Indonesia unleashing potential in new and renewable energy
Nine speakers at Jakarta 2023 Asian Power Forum flex government-private sector team-up to power up Indonesia’s energy landscape into the future.
Indonesia’s power sector is poised for growth, thanks to new renewable energy initiatives, modernized transmission infrastructure, and the country’s unique archipelagic and resource-rich environment. These conditions were the center of discussions among industry leaders and stakeholders at Jakarta 2023 Asian Power Forum held at the Pullman Hotel last May 4.
In attendance were nine speakers from various sectors of the power industry, with representatives from the ministries, state-owned enterprises and the private sector, and around 50 audience participants.
Bold steps towards RE
In the first session, Harris Yahya, director of geothermal for the Directorate General of New Renewable Energy and Energy Conservation, teed off Indonesia’s efforts to reduce greenhouse gas (GHG) emissions in abidance to the Conference of the Parties (COP) — the United Nations Framework Convention on Climate Change (UNFCCC) held last November.
The official from the Ministry of Energy and Mineral Resources said Indonesia has increased its target to reduce emissions by 31.89% on its own and up to 43.20% with international support. The country’s capability to do so, said Harris, is owed to the fact that the archipelago is blessed with abundant natural renewable energy (NRE) resources that include solar, hydro, bioenergy, wind, geothermal, and ocean, which have a potential capacity to generate 3.686 gigaWatts.
However, only 12.570 MW has so far been utilized from these NRE resources. To optimize these resources, Yahya suggested the need for a modern and integrated super grid to establish a resilient and robust transmission infrastructure. This would help streamline renewable energy development, maintain transmission stability and security, and address the mismatch between RE resources and the location of high electricity demand areas.
He also emphasized the importance of implementing Renewable Energy Based Industry Development (REBID) which is expected to attract investment and increase regional economic development. At present, the government already has a program called Integrated Development of Large Scale Hydro and Geothermal within Industrial Development and Synergy of NRE Development with Economic Cluster Development, which focuses on developing large-scale hydro and geothermal resources in synergy with economic cluster development, he said.
In his presentation, titled “Development of Geothermal Energy in Indonesia,” he said Indonesia has one of the largest geothermal capacities in the world at 2,368 MW. He outlined strategies to increase geothermal competitiveness, including improving data quality through government drilling, optimizing funding utilization, and using small-scale generators in existing fields.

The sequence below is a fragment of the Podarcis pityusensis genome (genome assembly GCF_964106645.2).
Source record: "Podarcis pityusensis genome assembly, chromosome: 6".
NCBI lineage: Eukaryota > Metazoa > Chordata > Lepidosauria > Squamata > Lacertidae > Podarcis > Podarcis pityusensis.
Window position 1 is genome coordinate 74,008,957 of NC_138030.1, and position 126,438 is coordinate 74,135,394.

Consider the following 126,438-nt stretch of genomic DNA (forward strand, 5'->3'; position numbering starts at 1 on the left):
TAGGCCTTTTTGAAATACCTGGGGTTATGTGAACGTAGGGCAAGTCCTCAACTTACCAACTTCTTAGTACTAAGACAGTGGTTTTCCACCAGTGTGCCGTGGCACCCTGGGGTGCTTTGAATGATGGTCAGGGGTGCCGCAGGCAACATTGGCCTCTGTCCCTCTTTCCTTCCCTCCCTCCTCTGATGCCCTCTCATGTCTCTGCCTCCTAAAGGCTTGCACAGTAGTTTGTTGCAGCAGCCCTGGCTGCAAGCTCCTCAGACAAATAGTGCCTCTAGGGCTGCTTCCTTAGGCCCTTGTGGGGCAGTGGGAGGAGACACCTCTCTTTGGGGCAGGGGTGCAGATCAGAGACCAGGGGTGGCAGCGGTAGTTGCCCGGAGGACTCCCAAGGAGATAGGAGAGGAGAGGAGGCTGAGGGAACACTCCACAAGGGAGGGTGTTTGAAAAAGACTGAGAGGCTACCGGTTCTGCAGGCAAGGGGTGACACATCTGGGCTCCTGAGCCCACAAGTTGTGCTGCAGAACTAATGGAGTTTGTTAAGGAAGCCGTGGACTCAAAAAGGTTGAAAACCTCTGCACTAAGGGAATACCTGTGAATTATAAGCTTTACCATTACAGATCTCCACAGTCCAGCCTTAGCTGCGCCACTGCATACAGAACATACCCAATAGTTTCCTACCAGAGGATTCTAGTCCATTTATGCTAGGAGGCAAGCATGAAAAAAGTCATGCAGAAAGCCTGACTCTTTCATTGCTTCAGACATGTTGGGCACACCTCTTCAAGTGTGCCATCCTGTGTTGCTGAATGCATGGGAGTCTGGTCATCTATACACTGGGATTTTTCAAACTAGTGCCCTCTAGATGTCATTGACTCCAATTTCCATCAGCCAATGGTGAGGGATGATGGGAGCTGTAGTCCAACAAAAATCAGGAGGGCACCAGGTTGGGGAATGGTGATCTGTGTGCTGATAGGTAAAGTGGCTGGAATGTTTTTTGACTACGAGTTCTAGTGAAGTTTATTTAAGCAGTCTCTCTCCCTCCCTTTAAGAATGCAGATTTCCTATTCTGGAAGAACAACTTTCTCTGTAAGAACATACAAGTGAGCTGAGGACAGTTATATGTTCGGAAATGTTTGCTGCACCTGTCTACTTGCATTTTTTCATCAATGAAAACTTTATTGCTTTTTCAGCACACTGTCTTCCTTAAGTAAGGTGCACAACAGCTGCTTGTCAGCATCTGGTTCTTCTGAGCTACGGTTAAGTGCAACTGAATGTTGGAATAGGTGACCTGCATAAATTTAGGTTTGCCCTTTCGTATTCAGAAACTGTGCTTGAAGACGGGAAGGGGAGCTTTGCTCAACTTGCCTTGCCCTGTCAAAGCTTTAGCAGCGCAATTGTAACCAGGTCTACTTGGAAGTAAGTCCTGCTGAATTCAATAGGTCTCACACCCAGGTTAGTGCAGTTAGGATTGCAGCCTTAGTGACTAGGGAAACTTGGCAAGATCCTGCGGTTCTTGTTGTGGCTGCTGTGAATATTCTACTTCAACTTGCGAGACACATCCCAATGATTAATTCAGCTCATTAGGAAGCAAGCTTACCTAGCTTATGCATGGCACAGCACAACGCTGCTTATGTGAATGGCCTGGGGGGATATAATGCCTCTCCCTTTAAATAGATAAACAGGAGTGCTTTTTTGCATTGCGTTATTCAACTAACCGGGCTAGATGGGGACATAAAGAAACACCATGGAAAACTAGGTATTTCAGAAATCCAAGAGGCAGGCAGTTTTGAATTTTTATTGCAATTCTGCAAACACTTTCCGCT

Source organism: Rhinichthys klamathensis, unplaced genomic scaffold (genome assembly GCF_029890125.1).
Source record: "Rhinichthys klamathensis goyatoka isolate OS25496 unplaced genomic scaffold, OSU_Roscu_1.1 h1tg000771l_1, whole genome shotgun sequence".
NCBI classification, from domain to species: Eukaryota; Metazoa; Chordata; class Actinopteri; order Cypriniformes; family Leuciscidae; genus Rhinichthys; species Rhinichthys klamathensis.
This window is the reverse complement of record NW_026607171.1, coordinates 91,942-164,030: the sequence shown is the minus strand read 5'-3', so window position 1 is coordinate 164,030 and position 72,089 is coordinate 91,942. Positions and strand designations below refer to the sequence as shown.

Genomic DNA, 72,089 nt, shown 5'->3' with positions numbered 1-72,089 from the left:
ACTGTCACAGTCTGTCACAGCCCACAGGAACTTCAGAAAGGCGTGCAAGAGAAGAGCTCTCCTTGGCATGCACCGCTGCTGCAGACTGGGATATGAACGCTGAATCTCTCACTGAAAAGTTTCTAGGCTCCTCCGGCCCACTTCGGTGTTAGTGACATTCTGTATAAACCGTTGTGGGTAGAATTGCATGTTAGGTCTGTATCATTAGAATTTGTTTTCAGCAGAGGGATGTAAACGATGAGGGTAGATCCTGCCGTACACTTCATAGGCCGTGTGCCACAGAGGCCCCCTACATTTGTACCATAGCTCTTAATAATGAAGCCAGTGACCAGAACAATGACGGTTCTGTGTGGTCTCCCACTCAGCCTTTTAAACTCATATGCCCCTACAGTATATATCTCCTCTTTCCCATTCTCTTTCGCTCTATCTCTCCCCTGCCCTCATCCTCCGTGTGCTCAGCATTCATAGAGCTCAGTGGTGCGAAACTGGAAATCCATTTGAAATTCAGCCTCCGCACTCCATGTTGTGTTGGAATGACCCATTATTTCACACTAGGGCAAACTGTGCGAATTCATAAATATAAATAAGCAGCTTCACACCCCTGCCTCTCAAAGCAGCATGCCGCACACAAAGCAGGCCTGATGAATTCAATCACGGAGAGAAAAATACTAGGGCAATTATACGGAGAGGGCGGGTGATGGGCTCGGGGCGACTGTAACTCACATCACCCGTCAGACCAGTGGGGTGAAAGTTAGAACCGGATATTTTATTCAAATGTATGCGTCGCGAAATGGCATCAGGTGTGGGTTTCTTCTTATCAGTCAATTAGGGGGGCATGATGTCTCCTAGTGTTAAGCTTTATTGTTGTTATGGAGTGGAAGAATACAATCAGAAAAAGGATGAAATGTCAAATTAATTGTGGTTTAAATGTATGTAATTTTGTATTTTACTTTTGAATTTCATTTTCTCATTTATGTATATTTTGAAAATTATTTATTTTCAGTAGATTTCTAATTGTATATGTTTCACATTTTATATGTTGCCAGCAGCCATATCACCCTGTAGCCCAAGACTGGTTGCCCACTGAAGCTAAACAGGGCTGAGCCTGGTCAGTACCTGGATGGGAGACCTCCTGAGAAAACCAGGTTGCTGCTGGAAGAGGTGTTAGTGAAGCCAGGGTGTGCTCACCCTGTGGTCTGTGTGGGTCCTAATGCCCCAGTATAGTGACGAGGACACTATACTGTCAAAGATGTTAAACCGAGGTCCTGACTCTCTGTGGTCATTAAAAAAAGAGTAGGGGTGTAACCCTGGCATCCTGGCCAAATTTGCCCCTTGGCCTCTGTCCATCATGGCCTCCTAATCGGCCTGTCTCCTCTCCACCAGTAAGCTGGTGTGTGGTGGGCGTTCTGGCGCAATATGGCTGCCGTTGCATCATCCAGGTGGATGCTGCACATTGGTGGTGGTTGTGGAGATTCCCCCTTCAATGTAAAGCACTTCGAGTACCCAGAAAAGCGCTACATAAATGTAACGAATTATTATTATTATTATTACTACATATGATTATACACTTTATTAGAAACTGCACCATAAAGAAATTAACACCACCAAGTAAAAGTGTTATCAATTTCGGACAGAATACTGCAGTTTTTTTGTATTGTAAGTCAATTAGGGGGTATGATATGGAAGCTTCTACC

IPP strategies for RE independence
On “IPP Development for RE Energy Independence,” the speaker was Arthur Simatupang, chairman of the Indonesian Independent Power Producer Association, who emphasized the importance of collaboration between energy companies and government agencies in Indonesia to achieve RE independence.
One of the key strategies highlighted by Arthur is the early retirement of coal-fired power plants (CFPP) in tandem with the development of renewable energy sources. He suggested that this approach could kickstart the transition to renewable energy and help companies to achieve their RE goals more quickly.
Arthur also recommended accelerating the dieselisation program of PT PLN (Persero), the state-owned electricity company in Indonesia. The program aims to replace diesel-powered generators with RE sources, particularly in areas that are not connected to the national power grid.
Another strategy highlighted by Arthur is the mapping of potential demand and RE supply. This can help companies identify areas where RE can be utilized effectively and efficiently.
Developing geothermal and hydro energy
The Jakarta 2023 Asian Power Forum also gave way to state-owned Geo Dipa Energi, whose Operations & HSSE director, Supriadinata Marza, discussed the challenges of meeting the growing demand for natural resources amidst increasing competition for them.
Supriadinata kicked off his presentation, titled “GDE Role as Geothermal SMV in Future Energy Sector” by citing the 2045 worldwide megatrend which highlighted the competition for natural resources as seen in Asia and Africa.
This, he said, poses a challenge, especially when available natural resources are not able to meet the growing demand. He expressed certainty on the importance of RE as the next trend in technological advances and the need to reduce emissions to address climate change.